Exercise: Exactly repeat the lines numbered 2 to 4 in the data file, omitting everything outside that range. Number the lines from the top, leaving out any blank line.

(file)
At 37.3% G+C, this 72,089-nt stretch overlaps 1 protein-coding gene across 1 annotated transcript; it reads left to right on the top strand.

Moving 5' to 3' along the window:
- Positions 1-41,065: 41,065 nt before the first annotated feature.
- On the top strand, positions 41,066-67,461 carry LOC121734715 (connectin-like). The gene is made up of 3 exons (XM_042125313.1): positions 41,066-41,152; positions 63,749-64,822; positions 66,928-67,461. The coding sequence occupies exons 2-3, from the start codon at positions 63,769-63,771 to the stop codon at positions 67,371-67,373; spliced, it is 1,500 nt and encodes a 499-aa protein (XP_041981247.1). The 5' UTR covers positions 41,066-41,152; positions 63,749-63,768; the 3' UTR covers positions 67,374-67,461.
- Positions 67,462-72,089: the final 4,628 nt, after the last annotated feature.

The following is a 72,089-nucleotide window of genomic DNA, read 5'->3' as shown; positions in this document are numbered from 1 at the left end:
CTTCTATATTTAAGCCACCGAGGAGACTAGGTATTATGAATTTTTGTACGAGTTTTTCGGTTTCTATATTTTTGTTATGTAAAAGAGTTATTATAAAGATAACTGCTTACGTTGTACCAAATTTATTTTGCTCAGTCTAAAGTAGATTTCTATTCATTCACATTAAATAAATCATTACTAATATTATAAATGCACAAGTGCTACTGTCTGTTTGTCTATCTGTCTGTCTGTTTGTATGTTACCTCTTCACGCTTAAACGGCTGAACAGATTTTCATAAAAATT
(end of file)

Moving 5' to 3' along the window:
- Positions 1-41,065: 41,065 nt before the first annotated feature.
- On the top strand, positions 41,066-67,461 carry LOC121734715 (connectin-like). The gene is made up of 3 exons (XM_042125313.1): positions 41,066-41,152; positions 63,749-64,822; positions 66,928-67,461. The coding sequence occupies exons 2-3, from the start codon at positions 63,769-63,771 to the stop codon at positions 67,371-67,373; spliced, it is 1,500 nt and encodes a 499-aa protein (XP_041981247.1). The 5' UTR covers positions 41,066-41,152; positions 63,749-63,768; the 3' UTR covers positions 67,374-67,461.